Topics & Announcements


A Brilliant Merrie Monarch Parade

April 23, 2013
Last updated: January 19, 2021

On Saturday, April 6, 2013, volunteers from Subaru Telescope joined other members of the MKAOC (Mauna Kea Astronomy Outreach Committee) group to march in the annual Merrie Monarch parade. This year's event culminated nearly a week of festivities marking the 50th anniversary of the Merrie Monarch Festival, a hula and cultural festival named in honor of King Kalakaua, the last reigning king of the Kingdom of Hawaii (1874-1891). Often referred to as the Merrie Monarch because of his enthusiasm for life's joyful experiences, Kalakaua restored many Hawaiian traditions, like the hula, to encourage his followers to have a sense of pride in their culture.

Numerous groups showed their enthusiasm and joy as they assembled to become part of one of Hilo's largest community-wide events. As the MKAOC group was gathering behind its banner in front of a palm-decorated vehicle carrying a telescope, Governor Neil Abercrombie dropped by to greet the marchers. He praised the efforts of the Mauna Kea observatories as a "rebirth of exploration", thus connecting traditional Hawaiian practices with contemporary astronomy. The Polynesian wayfarers directly observed the Sun, Moon, stars, winds, currents, and wildlife over 1,500 years ago to steer their voyaging canoes to Hawaii's shores. Since early times in the islands, Hawaiians understood the close connection between the patterns of objects in the sky and life on Earth.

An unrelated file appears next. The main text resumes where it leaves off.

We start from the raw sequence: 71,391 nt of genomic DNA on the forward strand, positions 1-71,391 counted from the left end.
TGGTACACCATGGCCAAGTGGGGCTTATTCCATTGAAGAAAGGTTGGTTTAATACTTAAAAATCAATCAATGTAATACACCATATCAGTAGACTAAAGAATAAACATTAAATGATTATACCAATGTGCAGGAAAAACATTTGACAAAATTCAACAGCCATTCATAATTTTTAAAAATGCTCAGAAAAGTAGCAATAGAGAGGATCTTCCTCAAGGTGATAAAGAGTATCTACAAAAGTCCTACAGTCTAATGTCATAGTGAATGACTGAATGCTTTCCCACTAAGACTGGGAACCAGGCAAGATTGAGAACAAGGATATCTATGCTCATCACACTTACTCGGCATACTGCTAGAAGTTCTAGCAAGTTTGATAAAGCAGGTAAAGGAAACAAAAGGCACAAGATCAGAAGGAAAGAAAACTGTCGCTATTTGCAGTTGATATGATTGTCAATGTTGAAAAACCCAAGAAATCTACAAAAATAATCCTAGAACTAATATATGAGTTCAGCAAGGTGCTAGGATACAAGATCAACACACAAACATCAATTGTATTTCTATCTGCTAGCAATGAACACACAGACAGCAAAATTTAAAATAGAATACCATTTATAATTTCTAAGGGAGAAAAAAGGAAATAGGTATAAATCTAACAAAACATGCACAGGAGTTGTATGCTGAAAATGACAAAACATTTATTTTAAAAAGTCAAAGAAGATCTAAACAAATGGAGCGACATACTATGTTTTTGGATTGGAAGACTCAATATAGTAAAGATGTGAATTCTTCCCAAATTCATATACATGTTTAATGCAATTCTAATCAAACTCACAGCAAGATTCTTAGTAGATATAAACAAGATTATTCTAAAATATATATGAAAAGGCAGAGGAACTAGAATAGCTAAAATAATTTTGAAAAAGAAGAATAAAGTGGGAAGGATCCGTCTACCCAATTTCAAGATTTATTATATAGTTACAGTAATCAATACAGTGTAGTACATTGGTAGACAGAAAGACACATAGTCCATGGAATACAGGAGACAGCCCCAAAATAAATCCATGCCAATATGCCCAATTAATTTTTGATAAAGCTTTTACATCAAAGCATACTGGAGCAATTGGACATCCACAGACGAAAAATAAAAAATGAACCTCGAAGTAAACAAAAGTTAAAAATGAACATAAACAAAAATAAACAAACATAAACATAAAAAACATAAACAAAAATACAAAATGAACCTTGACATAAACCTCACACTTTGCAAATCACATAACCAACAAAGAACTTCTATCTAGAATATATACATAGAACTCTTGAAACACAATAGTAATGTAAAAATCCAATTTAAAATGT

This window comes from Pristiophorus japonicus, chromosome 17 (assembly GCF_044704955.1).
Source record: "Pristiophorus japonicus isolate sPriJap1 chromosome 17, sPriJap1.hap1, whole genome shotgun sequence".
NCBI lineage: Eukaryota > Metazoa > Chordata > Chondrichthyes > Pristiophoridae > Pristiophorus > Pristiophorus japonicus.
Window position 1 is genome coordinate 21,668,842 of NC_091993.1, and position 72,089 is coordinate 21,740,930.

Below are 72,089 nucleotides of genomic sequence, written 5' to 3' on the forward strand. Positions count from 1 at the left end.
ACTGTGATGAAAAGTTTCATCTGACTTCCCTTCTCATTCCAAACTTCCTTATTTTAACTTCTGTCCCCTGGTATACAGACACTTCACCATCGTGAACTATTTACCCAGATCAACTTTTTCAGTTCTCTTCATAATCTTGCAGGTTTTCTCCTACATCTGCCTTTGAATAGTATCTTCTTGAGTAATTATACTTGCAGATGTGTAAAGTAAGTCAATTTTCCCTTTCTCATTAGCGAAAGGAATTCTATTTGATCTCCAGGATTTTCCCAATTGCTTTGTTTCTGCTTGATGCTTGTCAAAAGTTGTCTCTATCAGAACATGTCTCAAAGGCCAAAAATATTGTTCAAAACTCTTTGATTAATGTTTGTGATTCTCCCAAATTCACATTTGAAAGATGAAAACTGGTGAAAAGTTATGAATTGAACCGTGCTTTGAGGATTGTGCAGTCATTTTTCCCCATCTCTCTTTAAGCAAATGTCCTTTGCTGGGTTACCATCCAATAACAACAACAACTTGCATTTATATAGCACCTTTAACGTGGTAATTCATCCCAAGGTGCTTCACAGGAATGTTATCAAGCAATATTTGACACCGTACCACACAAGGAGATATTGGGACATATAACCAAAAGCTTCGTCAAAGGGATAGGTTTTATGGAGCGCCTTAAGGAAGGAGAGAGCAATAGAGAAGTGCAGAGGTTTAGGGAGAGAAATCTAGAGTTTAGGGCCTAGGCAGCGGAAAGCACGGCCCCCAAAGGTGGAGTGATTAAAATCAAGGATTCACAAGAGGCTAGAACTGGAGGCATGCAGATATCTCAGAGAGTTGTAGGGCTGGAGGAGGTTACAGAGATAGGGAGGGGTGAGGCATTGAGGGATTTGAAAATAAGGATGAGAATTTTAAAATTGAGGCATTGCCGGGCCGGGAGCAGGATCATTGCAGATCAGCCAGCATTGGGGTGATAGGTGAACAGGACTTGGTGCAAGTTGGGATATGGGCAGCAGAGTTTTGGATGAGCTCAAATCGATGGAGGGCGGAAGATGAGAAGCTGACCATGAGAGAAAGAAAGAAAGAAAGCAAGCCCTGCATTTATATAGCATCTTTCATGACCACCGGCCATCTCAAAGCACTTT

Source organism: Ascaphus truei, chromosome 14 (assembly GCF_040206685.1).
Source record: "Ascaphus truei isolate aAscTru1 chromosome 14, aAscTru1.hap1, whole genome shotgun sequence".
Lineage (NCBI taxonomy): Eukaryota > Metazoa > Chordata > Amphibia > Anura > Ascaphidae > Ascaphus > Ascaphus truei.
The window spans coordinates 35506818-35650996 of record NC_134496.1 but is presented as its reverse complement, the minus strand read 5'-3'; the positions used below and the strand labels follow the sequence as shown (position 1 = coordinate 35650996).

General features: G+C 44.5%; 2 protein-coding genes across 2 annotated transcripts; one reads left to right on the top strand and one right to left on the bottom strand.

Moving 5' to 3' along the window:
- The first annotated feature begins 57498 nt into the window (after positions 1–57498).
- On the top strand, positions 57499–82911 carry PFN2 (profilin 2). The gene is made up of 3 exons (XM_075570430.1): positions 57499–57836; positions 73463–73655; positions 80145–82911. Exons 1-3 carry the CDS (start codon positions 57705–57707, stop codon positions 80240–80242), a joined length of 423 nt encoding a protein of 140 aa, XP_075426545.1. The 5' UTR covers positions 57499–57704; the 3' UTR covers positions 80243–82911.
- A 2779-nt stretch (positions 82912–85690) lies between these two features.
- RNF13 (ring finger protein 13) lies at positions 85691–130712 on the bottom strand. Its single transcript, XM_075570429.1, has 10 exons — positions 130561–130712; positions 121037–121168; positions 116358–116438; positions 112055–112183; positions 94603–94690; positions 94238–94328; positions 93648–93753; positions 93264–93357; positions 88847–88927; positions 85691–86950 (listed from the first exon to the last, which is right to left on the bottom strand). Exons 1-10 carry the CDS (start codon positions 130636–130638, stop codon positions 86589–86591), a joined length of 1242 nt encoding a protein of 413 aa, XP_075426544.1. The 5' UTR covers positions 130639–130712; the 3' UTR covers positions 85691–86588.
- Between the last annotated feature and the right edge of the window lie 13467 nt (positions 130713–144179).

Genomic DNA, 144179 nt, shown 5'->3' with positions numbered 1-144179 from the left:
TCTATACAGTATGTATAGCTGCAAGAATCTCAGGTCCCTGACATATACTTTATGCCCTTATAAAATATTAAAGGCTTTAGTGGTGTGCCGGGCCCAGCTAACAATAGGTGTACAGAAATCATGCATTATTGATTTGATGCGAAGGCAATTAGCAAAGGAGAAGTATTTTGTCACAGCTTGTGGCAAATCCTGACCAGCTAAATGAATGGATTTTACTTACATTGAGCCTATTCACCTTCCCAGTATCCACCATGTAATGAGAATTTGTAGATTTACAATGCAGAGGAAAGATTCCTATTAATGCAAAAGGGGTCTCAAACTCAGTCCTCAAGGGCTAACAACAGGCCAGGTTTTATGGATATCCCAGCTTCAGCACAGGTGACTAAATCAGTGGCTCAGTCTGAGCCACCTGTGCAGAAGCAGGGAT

A Brilliant Merrie Monarch Parade Figure

Figure: Many of the participants in MKAOC's group that marched in the Merrie Monarch Parade. Governor Neil Abercrombie (in the straw hat in the center) as well as former governor John Waihee (in the aloha shirt on the far right) visited the group to offer their support for MKAOC's activities and participation in the parade. (Credit: Mauna Kea Visitor Information Station)

As if to distinguish this parade from its predecessors of the past few years, the Sun shone brilliantly once the procession began, replacing misty rain with brightness and warmth. For over three hours, the long parade wound its way on a route along some of Hilo's main streets--from Pauahi Street and then down Kilauea, Waianuenue and Kamehameha Avenues. The cheers of spectators for the local groups that passed by them reinforced the sense of celebration and community spirit that permeated the event. Each group stopped briefly at the end of the route to pay their respects to the Royal Court, a fitting reminder of the respect and connection that the present community shows for its traditions and each other.

■Relevant Tags